The Wassail Sculpture (1900) by Mackintosh. Charles Rennie Mackintosh is a Scottish Art Nouveau artist from the late 19th to early 20th century as part of " The Four ". His works include historical interiors, drawings, and architecture. They emphasize a syncretistic blend of Celtic and Japanese art. Together with his wife Margaret, Mackintosh designed two large plastered panels to decorate the famous Ingram Street Tea Rooms in Glasgow. It was an assignment from the light-hearted businesswoman Kate Cranson, whose Glasgow Tea Rooms became world famous for their advanced architecture and interior design. The title "The Wassail" refers to a banquet traditionally held at Halloween following the end of the harvest seas. The panels from which this statue adaptation of The Wassail illustrates a repeated patter of two women with ornamental dress. The panels were exhibited at the Eighth Exhibition of the Vienna Secession between 3 November and 27 December 1900. Original artwork is made from oil painted gesso on hessian and scrim, set with twine, glass beads, thread, mother-of-pearl, and tin leaf. Original panels owned by Glasgow Museums. Statue reproduction is part of the highly collectible Parastone Mouseion 3D Collection. Comes with color description card in four languages.Size:
7.5 in x 4 in x 2 inWeight:
Resin with Hand Painted Color Details
Museum Reproductions Information:
History of Art Reproductions: As far as we know, the history of art reproductions takes us back to Imperial Rome where bronze and marble reproductions of Greek masterpieces served as decoration for lavish Roman Villas and Gardens. The art of casting is thousands of years old: Terracotta’s, Bronzes and ancient glass were cast from molds. Closer to our time in the mid 18th century coinciding with the search for new artistic styles which took inspiration from the roots of classic art (neoclassicism) and the discovery of Herculaneum in 1738 and Pompeii in 1748, archaeological reproductions reappeared all over Europe. As a result of French expeditions to Egypt during the nineteenth century, a casting facility was set up next to the Louvre Museum where many important archaeological pieces from ancient Egypt were reproduced. Following the example of the Louvre, other leading European museums began to reproduce some of the masterpieces in their collections thus initiating a trend that continues until today.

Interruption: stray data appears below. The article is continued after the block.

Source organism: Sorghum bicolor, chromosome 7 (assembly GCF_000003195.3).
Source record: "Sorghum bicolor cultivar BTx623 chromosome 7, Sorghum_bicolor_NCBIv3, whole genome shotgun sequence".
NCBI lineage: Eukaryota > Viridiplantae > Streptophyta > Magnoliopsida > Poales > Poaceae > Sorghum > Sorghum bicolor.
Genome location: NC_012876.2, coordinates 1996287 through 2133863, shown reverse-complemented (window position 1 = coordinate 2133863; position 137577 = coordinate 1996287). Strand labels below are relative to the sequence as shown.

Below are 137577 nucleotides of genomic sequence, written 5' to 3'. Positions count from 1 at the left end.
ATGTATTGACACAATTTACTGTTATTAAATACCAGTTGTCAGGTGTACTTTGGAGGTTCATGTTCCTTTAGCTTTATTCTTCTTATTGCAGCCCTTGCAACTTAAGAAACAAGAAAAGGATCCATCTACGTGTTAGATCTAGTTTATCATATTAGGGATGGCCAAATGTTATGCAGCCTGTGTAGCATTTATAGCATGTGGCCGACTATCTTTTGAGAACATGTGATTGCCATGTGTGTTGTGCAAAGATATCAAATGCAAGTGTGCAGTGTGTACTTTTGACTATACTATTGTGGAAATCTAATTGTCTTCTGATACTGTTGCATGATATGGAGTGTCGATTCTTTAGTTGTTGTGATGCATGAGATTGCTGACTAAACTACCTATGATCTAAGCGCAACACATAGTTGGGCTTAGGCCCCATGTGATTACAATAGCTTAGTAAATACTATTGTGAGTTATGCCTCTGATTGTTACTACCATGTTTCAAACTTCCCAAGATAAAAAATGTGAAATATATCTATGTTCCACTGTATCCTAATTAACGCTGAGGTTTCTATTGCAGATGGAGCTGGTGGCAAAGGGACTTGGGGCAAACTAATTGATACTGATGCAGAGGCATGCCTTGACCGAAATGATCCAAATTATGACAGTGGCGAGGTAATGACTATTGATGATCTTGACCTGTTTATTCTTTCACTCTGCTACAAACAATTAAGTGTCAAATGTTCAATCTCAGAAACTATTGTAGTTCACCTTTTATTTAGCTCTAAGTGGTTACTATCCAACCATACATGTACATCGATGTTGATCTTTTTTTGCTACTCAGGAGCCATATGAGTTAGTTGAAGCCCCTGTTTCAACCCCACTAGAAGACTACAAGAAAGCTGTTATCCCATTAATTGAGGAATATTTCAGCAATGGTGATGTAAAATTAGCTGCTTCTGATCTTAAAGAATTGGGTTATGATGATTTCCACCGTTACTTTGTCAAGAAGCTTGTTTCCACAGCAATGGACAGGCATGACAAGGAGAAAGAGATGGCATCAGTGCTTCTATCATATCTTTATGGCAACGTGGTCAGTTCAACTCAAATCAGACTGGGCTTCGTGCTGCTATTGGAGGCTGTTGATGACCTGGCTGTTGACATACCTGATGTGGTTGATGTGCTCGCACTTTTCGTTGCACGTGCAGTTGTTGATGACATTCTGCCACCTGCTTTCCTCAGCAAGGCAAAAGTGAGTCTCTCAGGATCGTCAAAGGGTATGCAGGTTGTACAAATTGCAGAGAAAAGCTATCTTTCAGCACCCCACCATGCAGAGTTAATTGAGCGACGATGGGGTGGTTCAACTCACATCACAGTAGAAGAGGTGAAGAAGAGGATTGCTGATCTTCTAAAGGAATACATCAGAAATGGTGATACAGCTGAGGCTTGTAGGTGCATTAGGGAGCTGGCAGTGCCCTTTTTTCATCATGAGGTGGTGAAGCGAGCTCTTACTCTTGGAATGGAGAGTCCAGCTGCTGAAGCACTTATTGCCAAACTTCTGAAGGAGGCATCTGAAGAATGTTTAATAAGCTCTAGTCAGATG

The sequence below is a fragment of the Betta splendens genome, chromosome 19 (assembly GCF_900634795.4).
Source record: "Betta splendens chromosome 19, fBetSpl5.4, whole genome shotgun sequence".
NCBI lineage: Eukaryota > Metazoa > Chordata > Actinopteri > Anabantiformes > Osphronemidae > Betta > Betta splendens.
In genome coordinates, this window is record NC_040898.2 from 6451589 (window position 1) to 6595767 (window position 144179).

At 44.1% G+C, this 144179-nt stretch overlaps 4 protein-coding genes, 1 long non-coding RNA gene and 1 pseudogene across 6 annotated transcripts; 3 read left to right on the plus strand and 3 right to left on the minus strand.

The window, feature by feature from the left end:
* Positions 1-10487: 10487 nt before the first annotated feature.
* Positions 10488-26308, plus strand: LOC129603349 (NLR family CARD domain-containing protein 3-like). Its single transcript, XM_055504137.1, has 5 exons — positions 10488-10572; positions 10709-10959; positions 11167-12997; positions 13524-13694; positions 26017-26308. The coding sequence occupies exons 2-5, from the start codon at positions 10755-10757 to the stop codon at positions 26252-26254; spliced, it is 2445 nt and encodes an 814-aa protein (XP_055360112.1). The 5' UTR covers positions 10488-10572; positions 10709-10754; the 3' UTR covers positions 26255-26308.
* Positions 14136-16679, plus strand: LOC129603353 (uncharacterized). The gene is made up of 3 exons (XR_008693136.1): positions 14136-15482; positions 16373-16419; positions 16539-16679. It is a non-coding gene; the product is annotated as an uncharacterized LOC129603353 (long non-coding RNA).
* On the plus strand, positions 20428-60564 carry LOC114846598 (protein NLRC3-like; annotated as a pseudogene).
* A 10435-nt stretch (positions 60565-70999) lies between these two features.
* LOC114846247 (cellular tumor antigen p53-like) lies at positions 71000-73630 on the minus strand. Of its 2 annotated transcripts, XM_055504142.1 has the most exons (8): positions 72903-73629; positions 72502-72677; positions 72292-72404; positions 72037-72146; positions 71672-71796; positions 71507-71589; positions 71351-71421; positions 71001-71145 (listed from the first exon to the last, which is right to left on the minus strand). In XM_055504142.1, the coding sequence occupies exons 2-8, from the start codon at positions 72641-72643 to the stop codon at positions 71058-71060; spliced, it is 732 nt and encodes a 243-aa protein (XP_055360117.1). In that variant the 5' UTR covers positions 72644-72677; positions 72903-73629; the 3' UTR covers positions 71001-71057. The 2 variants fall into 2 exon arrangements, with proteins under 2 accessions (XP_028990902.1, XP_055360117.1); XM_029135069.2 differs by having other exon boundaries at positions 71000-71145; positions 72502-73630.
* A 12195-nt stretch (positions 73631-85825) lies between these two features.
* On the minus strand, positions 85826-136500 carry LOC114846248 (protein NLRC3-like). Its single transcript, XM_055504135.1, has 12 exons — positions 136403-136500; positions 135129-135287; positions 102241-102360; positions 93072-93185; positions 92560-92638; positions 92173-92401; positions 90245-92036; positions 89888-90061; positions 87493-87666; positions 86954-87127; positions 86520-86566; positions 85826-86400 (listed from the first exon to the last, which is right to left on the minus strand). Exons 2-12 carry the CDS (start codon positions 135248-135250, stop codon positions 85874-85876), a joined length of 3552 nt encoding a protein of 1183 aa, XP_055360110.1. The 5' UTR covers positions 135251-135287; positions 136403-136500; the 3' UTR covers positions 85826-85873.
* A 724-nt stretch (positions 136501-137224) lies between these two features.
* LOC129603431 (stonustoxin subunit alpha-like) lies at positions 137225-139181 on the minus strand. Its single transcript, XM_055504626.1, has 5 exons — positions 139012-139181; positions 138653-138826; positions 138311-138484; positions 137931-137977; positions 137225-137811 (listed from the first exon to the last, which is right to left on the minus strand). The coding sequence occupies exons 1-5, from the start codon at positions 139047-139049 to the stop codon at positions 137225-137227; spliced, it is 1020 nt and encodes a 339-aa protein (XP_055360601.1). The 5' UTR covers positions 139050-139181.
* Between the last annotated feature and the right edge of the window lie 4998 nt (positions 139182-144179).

Art Reproduction Craftsmanship: For the making of art reproductions, masterpieces have been chosen from the best museums all over the world, The Louvre, The British Museum, The National Museum of Athens, The Egyptian Museum Cairo, The New York Metropolitan Museum of Art. We only use materials and techniques that can achieve the best quality in reproducing original works of art to obtain very fine pieces, up to the last detail. Our sculptures are cast in a variety of mediums: Bonded Stone, Polyresins, and Bronze. The finish of each reproduction, is always hand-made and showing craftsmanship and historical sense, is the work of an artisan. It is the task to present to the people of today the legacy of those ancient civilizations with all the beauty and mystery of our ancestors again in front of our eyes and at the reach of our hands. There is several steps that must be taken before a museum reproduction sculpture can be made. Most of our items are original artworks created by our sculptors, carved out of clay, stone, or wood. Once the original is carved, a mold is made, usually out of silicon. Crushed stone in a liquid resin medium is poured into a silicon mold where it solidifies into a hard stone that reproduces all the detail and texture of the original. All the finishes are done by hand. Many finishes include color detailing, a labor intensive process where colors are applied with small brushes by our skilled artisans.